By this point, I had realized I wasn’t happy in Crackheads, even before that terrifying run. When I joined the guild, it had been intimidating walking into a group of people who already knew one another so well. While I’m usually gangbusters on being social, I had felt awkward, and out-of-place, and was therefore, actually shy. So, I’d stayed quiet most of the time, and had not made any friends there, really.

“Eh. It’s not a big deal. I think I’m just better on my own.” I tried to play it all off, but later that day, I ran into an officer.

“Tell me what happened.” He demanded.

Finally irritated, I told him what had occurred during the run with our GM.

“He can be moody.” The officer agreed. “But, come do a run with me, see if I can’t get you to come back.”

Fascinated, and feeling a bit more confident, I agreed. While I didn’t die, however, the officer still pummeled me with what he must have thought were tips that I needed for better game play. Throughout the course of those fifteen minutes, I was made completely miserable again. At the end, he sent me a guild invite.

“Come back to us. We aren’t all about getting pro players or anything. You’re really nice. And we can help you get better.”

I nearly spit my beer out onto my laptop at this. “No, thank you.” I said as he joined me on the elevator and Rih was whisked mercifully away from him.

A few minutes later, I got yet another tell and a friend request from my former Guild Master. Curious for what were turning out be purely scientific purposes (for here I sit, at my computer, telling you this story), I accepted his friend request and he joined me, pming me instantly.

“I’ve been told why you left the guild. I wanted to let you know I am sorry. But, I was only trying to help.”

“Well, it felt more like you were yelling at me, and being incredibly rude.”

“Please come back. We miss you.”

“Thank you for the invite, but I am not going to be joining again. I’m a little gunshy. When I applied to your guild, I did it because I was under the impression none of you took the game too seriously. I thought I could have fun on runs with you guys, and not worry about being some epic player. Boy was I wrong.”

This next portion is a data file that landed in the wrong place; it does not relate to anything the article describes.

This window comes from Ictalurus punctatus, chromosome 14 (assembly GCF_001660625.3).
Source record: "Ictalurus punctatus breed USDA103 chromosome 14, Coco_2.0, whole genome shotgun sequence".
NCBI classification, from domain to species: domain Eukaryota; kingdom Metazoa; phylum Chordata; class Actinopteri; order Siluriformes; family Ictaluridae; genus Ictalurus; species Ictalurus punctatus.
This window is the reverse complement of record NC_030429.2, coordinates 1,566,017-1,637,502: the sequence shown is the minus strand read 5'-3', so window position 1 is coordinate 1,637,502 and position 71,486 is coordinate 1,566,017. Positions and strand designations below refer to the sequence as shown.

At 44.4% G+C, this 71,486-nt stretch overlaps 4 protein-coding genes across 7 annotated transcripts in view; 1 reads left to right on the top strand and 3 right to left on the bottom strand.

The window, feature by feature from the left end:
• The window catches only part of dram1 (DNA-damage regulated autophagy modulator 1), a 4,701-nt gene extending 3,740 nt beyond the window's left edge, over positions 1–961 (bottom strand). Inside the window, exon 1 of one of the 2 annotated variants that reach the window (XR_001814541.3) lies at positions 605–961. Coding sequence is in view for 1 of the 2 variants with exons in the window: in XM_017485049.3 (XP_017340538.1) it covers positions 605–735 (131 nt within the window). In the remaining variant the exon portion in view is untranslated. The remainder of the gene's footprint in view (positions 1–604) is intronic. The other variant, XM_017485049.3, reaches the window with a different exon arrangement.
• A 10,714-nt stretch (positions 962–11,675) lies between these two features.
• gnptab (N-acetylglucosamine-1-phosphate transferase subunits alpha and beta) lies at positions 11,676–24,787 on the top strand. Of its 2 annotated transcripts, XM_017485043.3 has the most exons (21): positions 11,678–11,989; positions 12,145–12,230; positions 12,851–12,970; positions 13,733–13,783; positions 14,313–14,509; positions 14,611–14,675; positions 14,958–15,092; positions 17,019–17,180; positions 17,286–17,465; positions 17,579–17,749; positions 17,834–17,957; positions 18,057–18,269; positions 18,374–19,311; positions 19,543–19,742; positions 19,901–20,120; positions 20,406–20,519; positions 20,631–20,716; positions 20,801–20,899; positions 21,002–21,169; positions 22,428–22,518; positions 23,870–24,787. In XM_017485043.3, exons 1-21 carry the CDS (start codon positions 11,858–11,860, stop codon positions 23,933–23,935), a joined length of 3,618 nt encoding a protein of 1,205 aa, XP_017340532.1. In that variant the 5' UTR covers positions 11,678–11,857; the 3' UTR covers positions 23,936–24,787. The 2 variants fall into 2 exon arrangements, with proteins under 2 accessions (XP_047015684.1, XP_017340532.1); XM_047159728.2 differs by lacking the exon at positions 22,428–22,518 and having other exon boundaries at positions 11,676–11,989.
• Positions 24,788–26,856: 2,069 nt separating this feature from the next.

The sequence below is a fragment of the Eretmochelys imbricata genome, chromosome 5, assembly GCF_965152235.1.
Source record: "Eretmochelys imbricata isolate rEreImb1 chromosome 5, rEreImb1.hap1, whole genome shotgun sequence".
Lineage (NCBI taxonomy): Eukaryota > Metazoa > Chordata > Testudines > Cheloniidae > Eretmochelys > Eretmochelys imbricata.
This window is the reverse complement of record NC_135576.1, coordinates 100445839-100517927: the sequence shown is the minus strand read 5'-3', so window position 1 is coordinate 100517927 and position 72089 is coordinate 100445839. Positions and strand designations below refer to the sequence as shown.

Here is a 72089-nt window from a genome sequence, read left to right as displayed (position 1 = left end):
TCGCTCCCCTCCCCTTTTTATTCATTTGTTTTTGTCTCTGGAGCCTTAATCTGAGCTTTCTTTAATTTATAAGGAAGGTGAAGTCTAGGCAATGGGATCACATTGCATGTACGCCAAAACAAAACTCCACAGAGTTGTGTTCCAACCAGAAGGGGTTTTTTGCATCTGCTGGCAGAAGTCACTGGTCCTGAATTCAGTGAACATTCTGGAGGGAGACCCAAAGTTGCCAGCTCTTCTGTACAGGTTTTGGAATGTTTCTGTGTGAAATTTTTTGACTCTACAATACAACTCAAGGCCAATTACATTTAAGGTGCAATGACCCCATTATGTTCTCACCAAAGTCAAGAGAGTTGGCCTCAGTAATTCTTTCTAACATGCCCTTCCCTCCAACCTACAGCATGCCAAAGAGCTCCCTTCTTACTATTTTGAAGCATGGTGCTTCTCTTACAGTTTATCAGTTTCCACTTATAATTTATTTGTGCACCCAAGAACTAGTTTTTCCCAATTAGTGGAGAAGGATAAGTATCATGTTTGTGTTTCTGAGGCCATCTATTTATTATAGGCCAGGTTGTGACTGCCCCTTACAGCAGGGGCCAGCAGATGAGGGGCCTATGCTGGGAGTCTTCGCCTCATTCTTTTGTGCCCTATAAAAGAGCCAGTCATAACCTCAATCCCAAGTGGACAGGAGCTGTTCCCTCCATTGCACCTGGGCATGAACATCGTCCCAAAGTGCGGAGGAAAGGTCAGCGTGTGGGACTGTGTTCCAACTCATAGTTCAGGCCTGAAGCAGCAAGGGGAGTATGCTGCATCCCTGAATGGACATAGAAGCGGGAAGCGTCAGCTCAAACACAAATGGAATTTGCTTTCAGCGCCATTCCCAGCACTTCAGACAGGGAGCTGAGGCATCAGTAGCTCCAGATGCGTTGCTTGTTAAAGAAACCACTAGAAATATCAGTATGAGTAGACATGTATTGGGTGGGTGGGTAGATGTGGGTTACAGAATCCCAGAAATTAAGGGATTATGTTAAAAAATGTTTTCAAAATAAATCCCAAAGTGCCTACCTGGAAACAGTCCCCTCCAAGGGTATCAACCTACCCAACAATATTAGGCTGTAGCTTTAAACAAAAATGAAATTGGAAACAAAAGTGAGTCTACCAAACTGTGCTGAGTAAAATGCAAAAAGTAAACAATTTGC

“We don’t need you to be some great player. You don’t even need to be good. I was having a bad day that day and I couldn’t help how I was acting.”

I rolled my eyes. “Well, you should have tried. You obviously want some specific skill level in your members, and you obviously want them to do things the way YOU want them to be done, I’m not interested in some one swearing at me, and dictating to me how I can or cannot play.”


In real life, I felt a hot burn of fury at some one using that particular word on me, specifically when I had done nothing wrong to begin with, and was simply being honest without being as mean as I would have liked to have been.

“Yes, yes. Because clearly you speaking to me like that really makes me want to hop right back in there.”

“LOOK. I’m just trying to tell you that I was really glad when you joined the guild. I couldn’t believe you sent such a nice application. When I got it that day, it made me smile, and I was so excited that some one like you would want to join. You being in the guild made it so much better.”

“Well, I can appreciate that fact, but, I’m afraid I won’t be coming back to the guild. I will most likely just stick it out alone for now. Thank you, though.”

“Please! Please forgive me!” He seemed to cry out at me through text, and my stomach flip-flopped uncomfortably.

“It’s alright. We can be friends. I don’t mind. I’m just not looking to be in any guild anymore at the moment.”

“NEVERMIND.” He yelled at me. “JUST FORGET IT.”

And then he logged off, leaving Rih, cocking her side from one side to another, and me sitting slack-jawed on my couch.

At this point, I shut off the game, and took a breather, trying to figure out what exactly had just happened. What sort of world did one enter when they joined a guild? Even in such a small MMO that was so adorably drawn and animated? One thing was for sure: I was done taking shit from people. The small Troll in me smiled gleefully at this realization, and looked forward to the next poor soul who tried to tell me how to do a run, or what weapons to use.

IgiveupkittyLater on that same day, Burry approached me once more as I was rooting around my inventory, and he broached the same subject with me again.

“Please, Rih. You should join my guild. WTF is full of really nice people just like you. No one’s ever mean, and you can do whatever you want. It would mean a lot to me if you’d join.”

Well, what can I say? Troll or not, I’m a sucker for those I like and love. So, finally, after having had what I figured would be my last terrible experience in a guild, I took him up on his offer.

“Alright. OK. Get a GM. I give.”

How Your Guild Died: McVillain Knows